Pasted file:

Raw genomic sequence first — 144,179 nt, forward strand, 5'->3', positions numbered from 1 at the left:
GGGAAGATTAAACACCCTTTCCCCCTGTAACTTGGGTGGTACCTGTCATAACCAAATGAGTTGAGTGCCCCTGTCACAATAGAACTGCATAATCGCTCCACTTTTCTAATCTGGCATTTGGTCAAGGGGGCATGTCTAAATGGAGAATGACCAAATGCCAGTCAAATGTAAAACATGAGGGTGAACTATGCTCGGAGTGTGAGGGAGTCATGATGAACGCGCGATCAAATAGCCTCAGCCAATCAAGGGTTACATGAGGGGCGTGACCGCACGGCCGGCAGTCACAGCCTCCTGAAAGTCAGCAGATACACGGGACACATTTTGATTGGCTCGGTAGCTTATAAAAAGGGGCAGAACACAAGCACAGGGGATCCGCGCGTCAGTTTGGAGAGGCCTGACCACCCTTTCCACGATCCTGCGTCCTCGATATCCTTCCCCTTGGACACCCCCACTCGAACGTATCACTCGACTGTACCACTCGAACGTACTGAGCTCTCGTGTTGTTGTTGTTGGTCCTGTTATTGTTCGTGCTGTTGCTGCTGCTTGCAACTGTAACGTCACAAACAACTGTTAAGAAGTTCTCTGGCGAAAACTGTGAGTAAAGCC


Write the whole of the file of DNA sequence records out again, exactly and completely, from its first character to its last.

Raw genomic sequence first — 144,179 nt, forward strand, 5'->3', positions numbered from 1 at the left:
GGGAAGATTAAACACCCTTTCCCCCTGTAACTTGGGTGGTACCTGTCATAACCAAATGAGTTGAGTGCCCCTGTCACAATAGAACTGCATAATCGCTCCACTTTTCTAATCTGGCATTTGGTCAAGGGGGCATGTCTAAATGGAGAATGACCAAATGCCAGTCAAATGTAAAACATGAGGGTGAACTATGCTCGGAGTGTGAGGGAGTCATGATGAACGCGCGATCAAATAGCCTCAGCCAATCAAGGGTTACATGAGGGGCGTGACCGCACGGCCGGCAGTCACAGCCTCCTGAAAGTCAGCAGATACACGGGACACATTTTGATTGGCTCGGTAGCTTATAAAAAGGGGCAGAACACAAGCACAGGGGATCCGCGCGTCAGTTTGGAGAGGCCTGACCACCCTTTCCACGATCCTGCGTCCTCGATATCCTTCCCCTTGGACACCCCCACTCGAACGTATCACTCGACTGTACCACTCGAACGTACTGAGCTCTCGTGTTGTTGTTGTTGGTCCTGTTATTGTTCGTGCTGTTGCTGCTGCTTGCAACTGTAACGTCACAAACAACTGTTAAGAAGTTCTCTGGCGAAAACTGTGAGTAAAGCC